Nov. 21. 08.
To the General meeting of correspondence of the six Baptist associations represented at Chesterfield in Virginia.
I thank you, fellow citizens for your affectionate address, & receive with satisfaction your approbation of my motives for retirement. In reviewing the history of the times through which we have past, no portion of it gives greater satisfaction, on reflection, than that which presents the efforts of the friends of religious freedom, & the success with which they were crowned. we have solved, by fair experiment, the great & interesting question Whether freedom of religion is compatible with order in government and obedience to the laws; & we have experienced the quiet as well as the comfort which results from leaving every one to profess freely & openly those principles of religion which are the inductions of his own reason, & the serious convictions of his own enquiries.
It is a source of great contentment to me to learn that the measures which have been pursued in the administration of your affairs have met your approbation. too often we have had but a choice among difficulties; and this situation characterises remarkably the present moment. but fellow-citizens, if we are faithful to our country, if we acquiesce with good will in the decisions of the majority, and the nation moves in mass in the same direction, altho’ it may not be that which every individual thinks best, we have nothing to fear from any quarter.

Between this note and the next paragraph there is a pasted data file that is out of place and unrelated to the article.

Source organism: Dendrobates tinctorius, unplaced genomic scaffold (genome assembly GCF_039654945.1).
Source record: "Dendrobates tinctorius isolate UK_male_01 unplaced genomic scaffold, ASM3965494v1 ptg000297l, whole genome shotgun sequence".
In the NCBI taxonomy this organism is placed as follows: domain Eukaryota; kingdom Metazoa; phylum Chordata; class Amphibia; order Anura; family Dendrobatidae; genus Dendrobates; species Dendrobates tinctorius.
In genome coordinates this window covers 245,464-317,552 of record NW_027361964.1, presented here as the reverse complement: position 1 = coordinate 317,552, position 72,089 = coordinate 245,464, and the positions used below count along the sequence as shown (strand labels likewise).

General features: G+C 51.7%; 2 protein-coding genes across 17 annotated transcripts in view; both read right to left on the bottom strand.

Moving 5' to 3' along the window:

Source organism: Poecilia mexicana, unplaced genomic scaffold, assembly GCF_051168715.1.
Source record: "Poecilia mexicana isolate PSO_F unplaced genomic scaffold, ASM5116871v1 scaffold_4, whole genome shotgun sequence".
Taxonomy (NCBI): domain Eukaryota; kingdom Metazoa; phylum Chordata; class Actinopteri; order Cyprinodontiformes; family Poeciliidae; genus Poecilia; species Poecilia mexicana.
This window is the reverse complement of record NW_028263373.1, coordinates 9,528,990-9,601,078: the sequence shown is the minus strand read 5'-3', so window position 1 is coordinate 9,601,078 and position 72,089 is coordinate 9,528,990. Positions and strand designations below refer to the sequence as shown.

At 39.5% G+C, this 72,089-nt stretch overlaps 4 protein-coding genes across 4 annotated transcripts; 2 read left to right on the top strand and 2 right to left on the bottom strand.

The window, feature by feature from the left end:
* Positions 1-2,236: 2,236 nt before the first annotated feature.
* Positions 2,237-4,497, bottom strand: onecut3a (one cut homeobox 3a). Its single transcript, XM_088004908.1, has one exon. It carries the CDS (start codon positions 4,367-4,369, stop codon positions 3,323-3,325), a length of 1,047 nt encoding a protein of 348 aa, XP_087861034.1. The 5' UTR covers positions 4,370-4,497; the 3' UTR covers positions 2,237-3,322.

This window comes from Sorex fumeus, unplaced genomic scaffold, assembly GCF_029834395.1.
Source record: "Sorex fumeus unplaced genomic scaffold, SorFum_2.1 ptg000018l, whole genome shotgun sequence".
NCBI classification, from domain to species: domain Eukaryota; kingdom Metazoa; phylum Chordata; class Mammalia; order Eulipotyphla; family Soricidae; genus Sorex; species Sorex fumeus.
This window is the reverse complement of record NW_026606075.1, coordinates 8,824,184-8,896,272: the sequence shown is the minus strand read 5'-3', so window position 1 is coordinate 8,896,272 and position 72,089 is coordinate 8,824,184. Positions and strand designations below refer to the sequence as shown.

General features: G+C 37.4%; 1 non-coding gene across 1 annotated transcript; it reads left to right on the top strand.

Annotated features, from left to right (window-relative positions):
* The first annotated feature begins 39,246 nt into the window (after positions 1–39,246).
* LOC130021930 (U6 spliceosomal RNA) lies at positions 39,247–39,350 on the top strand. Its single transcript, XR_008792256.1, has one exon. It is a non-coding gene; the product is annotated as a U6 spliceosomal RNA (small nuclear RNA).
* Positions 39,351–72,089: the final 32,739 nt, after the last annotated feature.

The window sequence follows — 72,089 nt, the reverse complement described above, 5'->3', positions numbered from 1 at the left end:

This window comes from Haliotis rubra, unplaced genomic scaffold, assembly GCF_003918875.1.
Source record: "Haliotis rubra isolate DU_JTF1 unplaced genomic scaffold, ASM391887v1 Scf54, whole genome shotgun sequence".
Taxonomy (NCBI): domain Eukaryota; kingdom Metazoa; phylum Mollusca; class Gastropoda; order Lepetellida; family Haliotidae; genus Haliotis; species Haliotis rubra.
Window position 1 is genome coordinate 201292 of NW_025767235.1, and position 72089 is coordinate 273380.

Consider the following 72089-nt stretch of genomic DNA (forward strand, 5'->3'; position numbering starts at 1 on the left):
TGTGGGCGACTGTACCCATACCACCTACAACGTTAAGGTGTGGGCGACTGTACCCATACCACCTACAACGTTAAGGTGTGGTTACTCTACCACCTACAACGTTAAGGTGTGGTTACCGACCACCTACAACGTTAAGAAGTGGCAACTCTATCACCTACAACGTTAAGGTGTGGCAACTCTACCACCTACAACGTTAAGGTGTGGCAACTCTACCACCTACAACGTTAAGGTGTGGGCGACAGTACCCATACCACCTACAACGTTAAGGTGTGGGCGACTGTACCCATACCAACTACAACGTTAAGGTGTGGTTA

I thank you sincerely for your kind wishes for my welfare, and with equal sincerity implore the favor of a protecting providence for yourselves.
DLC: Papers of Thomas Jefferson.